Current issue

Vol.26 No.4

Vol.26 No.4

Volumes

© 1984-2017
British APL Association
All rights reserved.

Archive articles posted online on request: ask the archivist.

archive/20/2

Volume 20, No.2

This article might contain pre-Unicode character-mapped APL code.
See here for details.

Data Compression with Dfns

by Veli-Matti Jantunen, Statistics Finland (veli-matti.jantunen@stat.fi)

“There are zillions of programs already written in other programming languages which address data compression; some of them might even be better at the job than an APL programmer could knock up in half an hour… Build APL on top of common tools rather than write everything for ourselves all the time.”
–Dick Bowman
“The ultimate compression: binary information only contains ones and zeros, and because zeros mean nothing, you can just count the ones… I’m sure that someday someone will invent the way to extract thus easily compressed data…”
—Anonymous

Why bother?

The years in the DOS world have left their scars: I still try to squeeze everything possible to smaller entities. I detest the idea of my workspace containing unnecessary white space or other compressible stuff, which unnecessarily doubles the download time or fills every diskette, not to mention the myriad of different version workspaces on my hard disk.

This article tells briefly how I developed a data compressor (actually plenty of them), but the reader should appreciate that I had the support of a dfns mailgroup behind me all the time. I could always just send my airy-fairy ideas and code fragments to the group and got useful feedback every time, either via the mailgroup or direct. Thanks to every one of you! APL development is fun, especially with professional help ;-).

Early Habits

The simplest data packing algorithms have been in use for years. When these tools were converted to dfns, the ideas shone through nicely. Null packing simply rips off the zeroes and uses the Boolean vector to mark their places.

packN„{

     cmp„{mask„,¾ 1†0½¾ ª (½¾)mask(mask/,¾)}

     exp„{(shape mask items)„¾ ª shape½mask\items}

     ¸„1 ª ¸:cmp ¾ ª exp ¾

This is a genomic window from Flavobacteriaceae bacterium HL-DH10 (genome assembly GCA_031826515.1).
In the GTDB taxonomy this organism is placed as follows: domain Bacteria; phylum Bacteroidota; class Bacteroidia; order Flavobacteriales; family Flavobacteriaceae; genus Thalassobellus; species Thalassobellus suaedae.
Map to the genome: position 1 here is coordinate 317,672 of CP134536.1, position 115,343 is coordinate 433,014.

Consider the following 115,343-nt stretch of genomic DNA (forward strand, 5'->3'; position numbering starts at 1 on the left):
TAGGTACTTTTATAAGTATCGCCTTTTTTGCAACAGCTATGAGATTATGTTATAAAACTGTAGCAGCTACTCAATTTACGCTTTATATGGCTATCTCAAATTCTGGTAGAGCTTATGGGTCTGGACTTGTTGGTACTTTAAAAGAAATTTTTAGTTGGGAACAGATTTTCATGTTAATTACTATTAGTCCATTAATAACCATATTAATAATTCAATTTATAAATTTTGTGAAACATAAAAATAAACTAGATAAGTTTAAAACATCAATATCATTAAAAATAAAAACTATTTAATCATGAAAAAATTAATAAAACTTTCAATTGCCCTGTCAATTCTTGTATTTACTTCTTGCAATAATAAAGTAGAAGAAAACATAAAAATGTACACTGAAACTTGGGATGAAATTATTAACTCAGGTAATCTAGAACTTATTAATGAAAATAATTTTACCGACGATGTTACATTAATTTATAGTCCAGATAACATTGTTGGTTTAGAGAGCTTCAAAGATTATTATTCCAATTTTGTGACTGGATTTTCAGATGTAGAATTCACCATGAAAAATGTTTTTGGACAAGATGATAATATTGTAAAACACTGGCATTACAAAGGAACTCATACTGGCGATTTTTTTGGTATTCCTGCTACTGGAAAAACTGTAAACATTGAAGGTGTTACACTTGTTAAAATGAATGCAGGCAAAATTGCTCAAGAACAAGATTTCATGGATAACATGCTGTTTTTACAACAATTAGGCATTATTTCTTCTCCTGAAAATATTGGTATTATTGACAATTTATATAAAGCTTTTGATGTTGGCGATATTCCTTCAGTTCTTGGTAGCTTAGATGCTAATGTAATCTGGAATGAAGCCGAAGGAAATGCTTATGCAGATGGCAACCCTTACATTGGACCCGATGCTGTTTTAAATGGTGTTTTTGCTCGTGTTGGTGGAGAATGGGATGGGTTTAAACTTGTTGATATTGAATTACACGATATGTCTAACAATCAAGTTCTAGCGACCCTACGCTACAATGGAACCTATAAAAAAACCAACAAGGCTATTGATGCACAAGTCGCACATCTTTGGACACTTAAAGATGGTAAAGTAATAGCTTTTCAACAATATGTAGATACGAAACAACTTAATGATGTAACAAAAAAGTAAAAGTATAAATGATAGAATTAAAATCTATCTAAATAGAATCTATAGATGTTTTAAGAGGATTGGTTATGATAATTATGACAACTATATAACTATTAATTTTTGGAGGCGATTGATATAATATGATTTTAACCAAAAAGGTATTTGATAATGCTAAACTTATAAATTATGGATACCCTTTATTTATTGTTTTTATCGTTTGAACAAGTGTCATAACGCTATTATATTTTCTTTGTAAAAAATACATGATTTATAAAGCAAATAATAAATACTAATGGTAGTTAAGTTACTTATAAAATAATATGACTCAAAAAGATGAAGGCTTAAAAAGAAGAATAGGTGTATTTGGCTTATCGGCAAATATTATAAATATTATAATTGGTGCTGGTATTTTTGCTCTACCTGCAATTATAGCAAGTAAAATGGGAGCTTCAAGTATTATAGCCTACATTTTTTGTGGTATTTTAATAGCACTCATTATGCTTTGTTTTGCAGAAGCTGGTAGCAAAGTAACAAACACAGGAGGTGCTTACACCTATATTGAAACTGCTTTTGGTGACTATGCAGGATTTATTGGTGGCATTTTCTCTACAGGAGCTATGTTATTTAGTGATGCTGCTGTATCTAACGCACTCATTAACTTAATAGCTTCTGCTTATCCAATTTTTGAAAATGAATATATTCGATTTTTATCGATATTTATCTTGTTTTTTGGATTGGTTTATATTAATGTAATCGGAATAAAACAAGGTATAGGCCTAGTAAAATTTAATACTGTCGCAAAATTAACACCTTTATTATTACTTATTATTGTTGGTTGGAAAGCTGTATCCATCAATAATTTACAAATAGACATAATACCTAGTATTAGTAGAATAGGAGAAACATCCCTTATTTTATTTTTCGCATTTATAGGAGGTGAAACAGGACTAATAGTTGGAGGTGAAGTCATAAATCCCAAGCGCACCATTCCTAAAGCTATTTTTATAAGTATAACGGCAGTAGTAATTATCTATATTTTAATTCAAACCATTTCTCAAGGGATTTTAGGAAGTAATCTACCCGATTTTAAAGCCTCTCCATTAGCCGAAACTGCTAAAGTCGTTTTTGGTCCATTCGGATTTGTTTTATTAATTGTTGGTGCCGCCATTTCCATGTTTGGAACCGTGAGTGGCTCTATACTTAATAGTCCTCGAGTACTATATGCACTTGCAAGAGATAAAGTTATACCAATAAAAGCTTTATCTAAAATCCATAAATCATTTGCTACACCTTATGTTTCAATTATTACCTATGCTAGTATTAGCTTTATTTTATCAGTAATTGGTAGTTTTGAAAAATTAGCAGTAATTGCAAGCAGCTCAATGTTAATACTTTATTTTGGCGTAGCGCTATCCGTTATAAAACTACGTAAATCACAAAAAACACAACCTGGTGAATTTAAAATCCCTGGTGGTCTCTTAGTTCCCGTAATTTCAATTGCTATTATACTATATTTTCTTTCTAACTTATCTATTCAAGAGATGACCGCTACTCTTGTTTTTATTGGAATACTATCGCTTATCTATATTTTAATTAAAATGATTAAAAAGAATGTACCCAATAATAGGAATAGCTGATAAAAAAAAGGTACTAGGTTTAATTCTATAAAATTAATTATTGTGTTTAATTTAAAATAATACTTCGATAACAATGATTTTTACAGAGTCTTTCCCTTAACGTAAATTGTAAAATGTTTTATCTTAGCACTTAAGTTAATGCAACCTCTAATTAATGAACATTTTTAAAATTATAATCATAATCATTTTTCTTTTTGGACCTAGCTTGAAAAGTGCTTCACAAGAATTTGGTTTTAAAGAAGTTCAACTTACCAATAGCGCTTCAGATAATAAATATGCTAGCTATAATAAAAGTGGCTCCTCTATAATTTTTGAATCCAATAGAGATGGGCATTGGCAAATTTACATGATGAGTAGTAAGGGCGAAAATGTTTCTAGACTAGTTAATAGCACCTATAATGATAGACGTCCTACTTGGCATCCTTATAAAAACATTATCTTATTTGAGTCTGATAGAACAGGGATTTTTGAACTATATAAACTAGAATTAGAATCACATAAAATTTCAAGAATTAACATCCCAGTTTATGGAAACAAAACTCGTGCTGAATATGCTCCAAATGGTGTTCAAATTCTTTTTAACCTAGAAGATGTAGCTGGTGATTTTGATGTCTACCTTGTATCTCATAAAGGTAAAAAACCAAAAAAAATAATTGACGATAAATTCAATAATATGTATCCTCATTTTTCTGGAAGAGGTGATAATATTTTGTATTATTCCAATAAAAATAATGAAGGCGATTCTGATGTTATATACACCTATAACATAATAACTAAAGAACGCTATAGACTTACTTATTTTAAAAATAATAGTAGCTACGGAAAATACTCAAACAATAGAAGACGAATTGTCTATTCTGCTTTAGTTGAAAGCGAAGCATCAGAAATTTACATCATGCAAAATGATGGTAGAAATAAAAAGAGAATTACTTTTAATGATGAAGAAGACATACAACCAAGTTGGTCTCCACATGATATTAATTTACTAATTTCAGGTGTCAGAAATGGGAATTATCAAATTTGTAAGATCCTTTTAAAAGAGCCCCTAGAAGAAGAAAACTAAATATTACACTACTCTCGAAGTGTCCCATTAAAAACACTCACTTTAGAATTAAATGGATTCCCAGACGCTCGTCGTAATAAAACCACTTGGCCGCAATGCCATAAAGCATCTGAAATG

}

Note that this clever programming style (shamelessly adapted from John Scholes) lets you write both the packer and the unpacker functions in the same body. Furthermore, you can write the testing operator which utilises this structure:

     PackTest„{¾­0 ¸¸ ¸¸ ¾}
     packN PackTest 2 3 4½10 0 0 20 0 0 0
1

Unique packing is a nice and quickly implemented method (if you have cases with more than 127 but less than 256 unique elements, you may subtract 128 from the indices when compressing to abuse the internal representation; remember to add them when extracting).

packU„{ŒIO„0
     cmp„{u„ž,¾ ª (½¾)u(u¼,¾)}
     exp„{(0œ¾)½(1œ¾)[2œ¾]}
     ¸„1 ª ¸:cmp ¾ ª exp ¾
 }

The third widely used tool is simple RLE packing, which can be found commented upon (!) in the dfns workspace (packR), just like the other packing functions mentioned here.

New Tricks to an Old Dog

When Adrian and Stefano revealed in their Vector article how to use the GZIP engine to squeeze data inside the workspace, I felt that surely there must be better ways to pack data than I had been using. Although the idea to use external dll is a quick and effective one, I happen to be an old stick-in-the-mud: no external parts if possible. Back to the old drawing board - and discussion about compressing algorithms ignited instantly in the dfns mailgroup.

My aim was to develop a quick compressor with a decent packing ratio and as universal use as possible. I could always use GZIP as a measurement rod, and thus could separate interesting but useless ideas apart from those that seemed worth a closer look.

Borrowed Ideas